• The employee was honorably discharged from military service.

If the employee's uniformed service is:

  • For a period of 30 days or less, the employee must report to work with the employer no later than the beginning of the next work period following the end of service plus eight hours.
  • For a period of 31 days to 180 days, the employee must apply for reemployment within 14 days of completing uniformed service.
  • For a period of 181 days or more, the employee must apply for reemployment within 90 days after completing service.

 

FAQs

May a pre-existing condition exclusion period or waiting period be imposed on an employee returning from uniformed service?

USERRA prohibits the application of a waiting period or pre-existing condition exclusion period that would have otherwise not been applied to the employee. As an example, let's say that the group health plan has a six-month waiting period. At the time the employee left for uniformed service, he had only completed one month of the waiting period. If his leave is for a period of two months, he would still have three months of the waiting period to complete upon reemployment. However, if the employee's leave is for a period of one year, the employee must be entitled to benefits immediately upon reemployment because his six month waiting period is considered to be met during his leave.

There is an exception if the employee has a condition that occurred during military service or was aggravated by the military service. In this case, the plan is permitted to impose an exclusion or waiting period for coverage of that condition.

Upon reemployment, must the employee be returned to the same position?

If the employee meets the required criteria discussed above, he or she must be returned to the same position the employee held prior to the leave or a position that is equivalent in seniority, status, pay, and duties of which the individual is qualified to perform.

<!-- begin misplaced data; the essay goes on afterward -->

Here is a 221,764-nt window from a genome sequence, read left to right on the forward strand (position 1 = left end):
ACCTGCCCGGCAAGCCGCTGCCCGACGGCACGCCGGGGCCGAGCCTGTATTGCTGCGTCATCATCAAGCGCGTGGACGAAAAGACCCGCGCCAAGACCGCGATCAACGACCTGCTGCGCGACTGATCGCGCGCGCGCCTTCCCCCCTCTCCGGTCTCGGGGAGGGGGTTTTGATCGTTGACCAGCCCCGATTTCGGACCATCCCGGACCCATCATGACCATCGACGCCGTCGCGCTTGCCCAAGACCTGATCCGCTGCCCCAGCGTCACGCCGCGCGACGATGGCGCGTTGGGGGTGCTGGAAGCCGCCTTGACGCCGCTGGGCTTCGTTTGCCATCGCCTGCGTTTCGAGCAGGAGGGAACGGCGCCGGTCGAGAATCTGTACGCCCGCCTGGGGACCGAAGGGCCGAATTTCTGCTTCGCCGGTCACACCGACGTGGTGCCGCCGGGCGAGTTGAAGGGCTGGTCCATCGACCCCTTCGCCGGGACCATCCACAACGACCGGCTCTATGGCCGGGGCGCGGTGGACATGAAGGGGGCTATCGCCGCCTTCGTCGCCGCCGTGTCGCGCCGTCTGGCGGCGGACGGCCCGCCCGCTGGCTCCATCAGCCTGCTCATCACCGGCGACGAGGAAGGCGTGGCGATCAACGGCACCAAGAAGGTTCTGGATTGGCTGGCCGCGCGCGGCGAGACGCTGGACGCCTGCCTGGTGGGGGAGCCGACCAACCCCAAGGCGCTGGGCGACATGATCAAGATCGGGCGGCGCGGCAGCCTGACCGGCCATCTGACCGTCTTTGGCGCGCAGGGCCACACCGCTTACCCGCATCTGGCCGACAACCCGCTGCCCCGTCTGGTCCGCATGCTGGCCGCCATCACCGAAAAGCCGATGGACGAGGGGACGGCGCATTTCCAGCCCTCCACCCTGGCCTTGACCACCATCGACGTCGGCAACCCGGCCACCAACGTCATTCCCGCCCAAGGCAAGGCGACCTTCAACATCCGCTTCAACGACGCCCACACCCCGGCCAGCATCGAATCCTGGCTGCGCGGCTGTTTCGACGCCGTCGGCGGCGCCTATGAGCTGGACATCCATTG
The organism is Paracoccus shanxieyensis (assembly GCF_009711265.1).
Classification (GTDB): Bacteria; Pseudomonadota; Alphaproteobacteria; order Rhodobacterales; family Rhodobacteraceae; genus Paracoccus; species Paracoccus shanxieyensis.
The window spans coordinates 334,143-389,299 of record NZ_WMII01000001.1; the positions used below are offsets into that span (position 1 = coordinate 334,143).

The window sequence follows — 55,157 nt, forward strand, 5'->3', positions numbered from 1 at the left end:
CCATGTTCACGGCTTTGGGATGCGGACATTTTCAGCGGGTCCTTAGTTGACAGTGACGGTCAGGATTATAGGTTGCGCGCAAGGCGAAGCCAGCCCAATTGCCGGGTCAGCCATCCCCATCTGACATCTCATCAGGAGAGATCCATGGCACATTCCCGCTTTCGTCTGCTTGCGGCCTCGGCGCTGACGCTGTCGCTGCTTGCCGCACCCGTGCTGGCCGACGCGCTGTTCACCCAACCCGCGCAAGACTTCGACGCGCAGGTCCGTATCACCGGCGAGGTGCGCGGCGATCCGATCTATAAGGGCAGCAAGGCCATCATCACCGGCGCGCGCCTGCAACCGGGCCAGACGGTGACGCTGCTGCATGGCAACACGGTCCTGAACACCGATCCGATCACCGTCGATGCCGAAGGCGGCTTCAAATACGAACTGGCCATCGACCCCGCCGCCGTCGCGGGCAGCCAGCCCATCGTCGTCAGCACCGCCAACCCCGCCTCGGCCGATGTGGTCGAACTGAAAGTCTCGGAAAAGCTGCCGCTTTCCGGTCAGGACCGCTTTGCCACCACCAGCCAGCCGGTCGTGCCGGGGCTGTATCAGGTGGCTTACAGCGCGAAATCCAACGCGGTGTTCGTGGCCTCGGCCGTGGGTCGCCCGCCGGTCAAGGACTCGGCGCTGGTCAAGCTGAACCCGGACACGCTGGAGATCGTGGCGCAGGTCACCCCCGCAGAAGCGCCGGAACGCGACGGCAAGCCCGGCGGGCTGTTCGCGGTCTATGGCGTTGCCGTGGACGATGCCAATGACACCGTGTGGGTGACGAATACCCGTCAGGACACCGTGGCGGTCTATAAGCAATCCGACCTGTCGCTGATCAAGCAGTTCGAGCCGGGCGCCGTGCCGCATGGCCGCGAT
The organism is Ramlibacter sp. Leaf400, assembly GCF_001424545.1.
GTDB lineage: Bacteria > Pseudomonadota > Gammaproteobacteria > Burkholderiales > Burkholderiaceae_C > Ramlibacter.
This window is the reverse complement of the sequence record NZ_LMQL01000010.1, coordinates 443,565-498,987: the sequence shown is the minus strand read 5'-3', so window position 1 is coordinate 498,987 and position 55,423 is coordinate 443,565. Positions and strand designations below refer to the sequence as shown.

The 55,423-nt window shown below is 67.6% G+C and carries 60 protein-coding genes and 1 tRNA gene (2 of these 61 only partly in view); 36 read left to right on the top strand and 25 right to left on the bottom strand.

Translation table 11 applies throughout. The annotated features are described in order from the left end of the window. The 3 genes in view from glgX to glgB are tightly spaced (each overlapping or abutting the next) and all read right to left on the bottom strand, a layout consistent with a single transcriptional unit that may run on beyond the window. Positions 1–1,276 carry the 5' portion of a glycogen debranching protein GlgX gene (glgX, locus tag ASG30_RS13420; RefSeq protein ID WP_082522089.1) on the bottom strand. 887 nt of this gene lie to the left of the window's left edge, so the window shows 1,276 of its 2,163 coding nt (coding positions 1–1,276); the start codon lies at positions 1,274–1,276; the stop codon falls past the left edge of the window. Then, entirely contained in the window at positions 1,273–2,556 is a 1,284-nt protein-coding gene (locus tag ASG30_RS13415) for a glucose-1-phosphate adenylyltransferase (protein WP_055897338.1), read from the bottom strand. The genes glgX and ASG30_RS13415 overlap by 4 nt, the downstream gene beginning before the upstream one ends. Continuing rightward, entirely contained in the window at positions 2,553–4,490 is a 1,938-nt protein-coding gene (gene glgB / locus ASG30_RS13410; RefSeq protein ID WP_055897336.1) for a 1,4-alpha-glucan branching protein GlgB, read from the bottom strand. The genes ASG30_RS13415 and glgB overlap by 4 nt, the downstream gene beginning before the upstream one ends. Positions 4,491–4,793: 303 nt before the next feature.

Additional Resource


The above links are provided for your information only. NFP does not endorse, nor accept any responsibility for the content, products and/or services provided at non-NFP sites. Some information contained in the NFP site is provided by third parties. We do not independently verify this information, nor do we guarantee its accuracy or completeness. Information provided from governmental agencies is subject to change.

This material was created by NFP, its subsidiaries, or affiliates for distribution by their Registered Representatives, Investment Advisor Representatives, and/or Agents. This material was created to provide accurate and reliable information on the subjects covered. It is not intended to provide specific legal, tax or other professional advice. The services of an appropriate professional should be sought regarding your individual situation. Neither NFP Securities, Inc. nor NFP Benefits offer legal or tax services.

Securities offered through Registered Representatives of NFP Securities, Inc., a Broker/Dealer and Member FINRA/SIPC. Investment Advisory Services offered through Investment Advisory Representatives of NFP Securities, Inc. a Federally Registered Investment Adviser. NFP Benefits Partners is a division of NFP Insurance Services, Inc., which is a subsidiary of National Financial Partners Corp, the parent company of NFP Securities, Inc. NFP Securities, Inc. is not affiliated with any other entities listed on this document.

Not all of the individuals using this material are registered to offer Securities or Investment Advisory services through NFP Securities, Inc.